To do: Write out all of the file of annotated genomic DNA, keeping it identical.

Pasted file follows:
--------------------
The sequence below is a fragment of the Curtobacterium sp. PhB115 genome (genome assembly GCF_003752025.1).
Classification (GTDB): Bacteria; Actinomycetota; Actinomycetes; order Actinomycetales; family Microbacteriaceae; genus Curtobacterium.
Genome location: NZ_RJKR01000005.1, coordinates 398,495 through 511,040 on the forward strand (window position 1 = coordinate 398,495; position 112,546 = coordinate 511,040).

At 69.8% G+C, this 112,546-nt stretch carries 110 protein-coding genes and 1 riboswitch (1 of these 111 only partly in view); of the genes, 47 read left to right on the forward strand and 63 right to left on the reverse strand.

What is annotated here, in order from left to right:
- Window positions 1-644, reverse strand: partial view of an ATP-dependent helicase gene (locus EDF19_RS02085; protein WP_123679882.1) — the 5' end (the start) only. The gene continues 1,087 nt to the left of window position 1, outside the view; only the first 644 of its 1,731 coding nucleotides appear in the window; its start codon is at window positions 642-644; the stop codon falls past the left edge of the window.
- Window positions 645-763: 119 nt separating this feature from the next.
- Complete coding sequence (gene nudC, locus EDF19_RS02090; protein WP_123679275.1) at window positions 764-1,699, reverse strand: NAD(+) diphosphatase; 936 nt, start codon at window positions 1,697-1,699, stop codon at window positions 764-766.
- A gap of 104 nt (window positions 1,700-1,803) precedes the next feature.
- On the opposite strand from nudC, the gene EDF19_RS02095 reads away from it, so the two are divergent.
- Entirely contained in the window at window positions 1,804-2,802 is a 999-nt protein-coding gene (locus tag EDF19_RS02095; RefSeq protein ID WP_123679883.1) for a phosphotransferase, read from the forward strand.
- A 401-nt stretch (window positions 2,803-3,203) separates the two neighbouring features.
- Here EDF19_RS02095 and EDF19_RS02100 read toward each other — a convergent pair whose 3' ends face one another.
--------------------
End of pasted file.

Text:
The sequence below is a fragment of the Curtobacterium sp. PhB115 genome (genome assembly GCF_003752025.1).
Classification (GTDB): Bacteria; Actinomycetota; Actinomycetes; order Actinomycetales; family Microbacteriaceae; genus Curtobacterium.
Genome location: NZ_RJKR01000005.1, coordinates 398,495 through 511,040 on the forward strand (window position 1 = coordinate 398,495; position 112,546 = coordinate 511,040).

At 69.8% G+C, this 112,546-nt stretch carries 110 protein-coding genes and 1 riboswitch (1 of these 111 only partly in view); of the genes, 47 read left to right on the forward strand and 63 right to left on the reverse strand.

What is annotated here, in order from left to right:
- Window positions 1-644, reverse strand: partial view of an ATP-dependent helicase gene (locus EDF19_RS02085; protein WP_123679882.1) — the 5' end (the start) only. The gene continues 1,087 nt to the left of window position 1, outside the view; only the first 644 of its 1,731 coding nucleotides appear in the window; its start codon is at window positions 642-644; the stop codon falls past the left edge of the window.
- Window positions 645-763: 119 nt separating this feature from the next.
- Complete coding sequence (gene nudC, locus EDF19_RS02090; protein WP_123679275.1) at window positions 764-1,699, reverse strand: NAD(+) diphosphatase; 936 nt, start codon at window positions 1,697-1,699, stop codon at window positions 764-766.
- A gap of 104 nt (window positions 1,700-1,803) precedes the next feature.
- On the opposite strand from nudC, the gene EDF19_RS02095 reads away from it, so the two are divergent.
- Entirely contained in the window at window positions 1,804-2,802 is a 999-nt protein-coding gene (locus tag EDF19_RS02095; RefSeq protein ID WP_123679883.1) for a phosphotransferase, read from the forward strand.
- A 401-nt stretch (window positions 2,803-3,203) separates the two neighbouring features.
- Here EDF19_RS02095 and EDF19_RS02100 read toward each other — a convergent pair whose 3' ends face one another.